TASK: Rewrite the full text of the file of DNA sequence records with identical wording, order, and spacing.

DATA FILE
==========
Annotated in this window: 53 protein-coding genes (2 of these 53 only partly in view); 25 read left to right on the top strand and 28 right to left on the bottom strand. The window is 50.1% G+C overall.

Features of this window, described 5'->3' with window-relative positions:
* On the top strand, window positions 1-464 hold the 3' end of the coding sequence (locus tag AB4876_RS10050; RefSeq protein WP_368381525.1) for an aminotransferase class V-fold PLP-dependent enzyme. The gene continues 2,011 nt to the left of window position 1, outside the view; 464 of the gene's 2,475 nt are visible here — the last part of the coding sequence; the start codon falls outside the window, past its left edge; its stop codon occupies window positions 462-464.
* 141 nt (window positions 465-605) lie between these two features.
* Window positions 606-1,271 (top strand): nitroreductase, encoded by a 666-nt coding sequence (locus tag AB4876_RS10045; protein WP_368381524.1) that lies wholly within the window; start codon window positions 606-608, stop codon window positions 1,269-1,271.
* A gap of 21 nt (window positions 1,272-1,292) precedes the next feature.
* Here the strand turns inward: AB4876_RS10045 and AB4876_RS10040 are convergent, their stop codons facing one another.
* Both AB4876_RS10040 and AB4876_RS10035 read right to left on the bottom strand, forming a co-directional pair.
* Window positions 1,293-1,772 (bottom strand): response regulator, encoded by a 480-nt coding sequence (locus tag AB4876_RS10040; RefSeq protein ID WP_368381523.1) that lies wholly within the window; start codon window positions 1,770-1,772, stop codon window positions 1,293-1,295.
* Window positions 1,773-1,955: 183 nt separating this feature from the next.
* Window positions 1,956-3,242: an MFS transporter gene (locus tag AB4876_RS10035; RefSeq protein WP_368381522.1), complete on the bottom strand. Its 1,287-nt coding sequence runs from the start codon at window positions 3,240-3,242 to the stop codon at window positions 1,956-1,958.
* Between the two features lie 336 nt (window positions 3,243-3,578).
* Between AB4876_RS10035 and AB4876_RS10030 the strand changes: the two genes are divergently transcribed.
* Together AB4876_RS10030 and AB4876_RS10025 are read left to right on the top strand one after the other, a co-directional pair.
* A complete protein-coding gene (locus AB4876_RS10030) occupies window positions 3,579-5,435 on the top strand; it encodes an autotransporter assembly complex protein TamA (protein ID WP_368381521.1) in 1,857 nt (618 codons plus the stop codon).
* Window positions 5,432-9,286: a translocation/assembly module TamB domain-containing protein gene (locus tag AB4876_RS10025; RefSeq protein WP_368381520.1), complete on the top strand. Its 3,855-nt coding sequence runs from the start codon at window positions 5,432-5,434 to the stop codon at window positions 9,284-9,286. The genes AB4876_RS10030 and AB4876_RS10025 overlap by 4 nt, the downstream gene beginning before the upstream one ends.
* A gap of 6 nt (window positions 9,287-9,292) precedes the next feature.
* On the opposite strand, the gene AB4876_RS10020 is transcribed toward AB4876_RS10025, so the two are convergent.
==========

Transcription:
Annotated in this window: 53 protein-coding genes (2 of these 53 only partly in view); 25 read left to right on the top strand and 28 right to left on the bottom strand. The window is 50.1% G+C overall.

Features of this window, described 5'->3' with window-relative positions:
* On the top strand, window positions 1-464 hold the 3' end of the coding sequence (locus tag AB4876_RS10050; RefSeq protein WP_368381525.1) for an aminotransferase class V-fold PLP-dependent enzyme. The gene continues 2,011 nt to the left of window position 1, outside the view; 464 of the gene's 2,475 nt are visible here — the last part of the coding sequence; the start codon falls outside the window, past its left edge; its stop codon occupies window positions 462-464.
* 141 nt (window positions 465-605) lie between these two features.
* Window positions 606-1,271 (top strand): nitroreductase, encoded by a 666-nt coding sequence (locus tag AB4876_RS10045; protein WP_368381524.1) that lies wholly within the window; start codon window positions 606-608, stop codon window positions 1,269-1,271.
* A gap of 21 nt (window positions 1,272-1,292) precedes the next feature.
* Here the strand turns inward: AB4876_RS10045 and AB4876_RS10040 are convergent, their stop codons facing one another.
* Both AB4876_RS10040 and AB4876_RS10035 read right to left on the bottom strand, forming a co-directional pair.
* Window positions 1,293-1,772 (bottom strand): response regulator, encoded by a 480-nt coding sequence (locus tag AB4876_RS10040; RefSeq protein ID WP_368381523.1) that lies wholly within the window; start codon window positions 1,770-1,772, stop codon window positions 1,293-1,295.
* Window positions 1,773-1,955: 183 nt separating this feature from the next.
* Window positions 1,956-3,242: an MFS transporter gene (locus tag AB4876_RS10035; RefSeq protein WP_368381522.1), complete on the bottom strand. Its 1,287-nt coding sequence runs from the start codon at window positions 3,240-3,242 to the stop codon at window positions 1,956-1,958.
* Between the two features lie 336 nt (window positions 3,243-3,578).
* Between AB4876_RS10035 and AB4876_RS10030 the strand changes: the two genes are divergently transcribed.
* Together AB4876_RS10030 and AB4876_RS10025 are read left to right on the top strand one after the other, a co-directional pair.
* A complete protein-coding gene (locus AB4876_RS10030) occupies window positions 3,579-5,435 on the top strand; it encodes an autotransporter assembly complex protein TamA (protein ID WP_368381521.1) in 1,857 nt (618 codons plus the stop codon).
* Window positions 5,432-9,286: a translocation/assembly module TamB domain-containing protein gene (locus tag AB4876_RS10025; RefSeq protein WP_368381520.1), complete on the top strand. Its 3,855-nt coding sequence runs from the start codon at window positions 5,432-5,434 to the stop codon at window positions 9,284-9,286. The genes AB4876_RS10030 and AB4876_RS10025 overlap by 4 nt, the downstream gene beginning before the upstream one ends.
* A gap of 6 nt (window positions 9,287-9,292) precedes the next feature.
* On the opposite strand, the gene AB4876_RS10020 is transcribed toward AB4876_RS10025, so the two are convergent.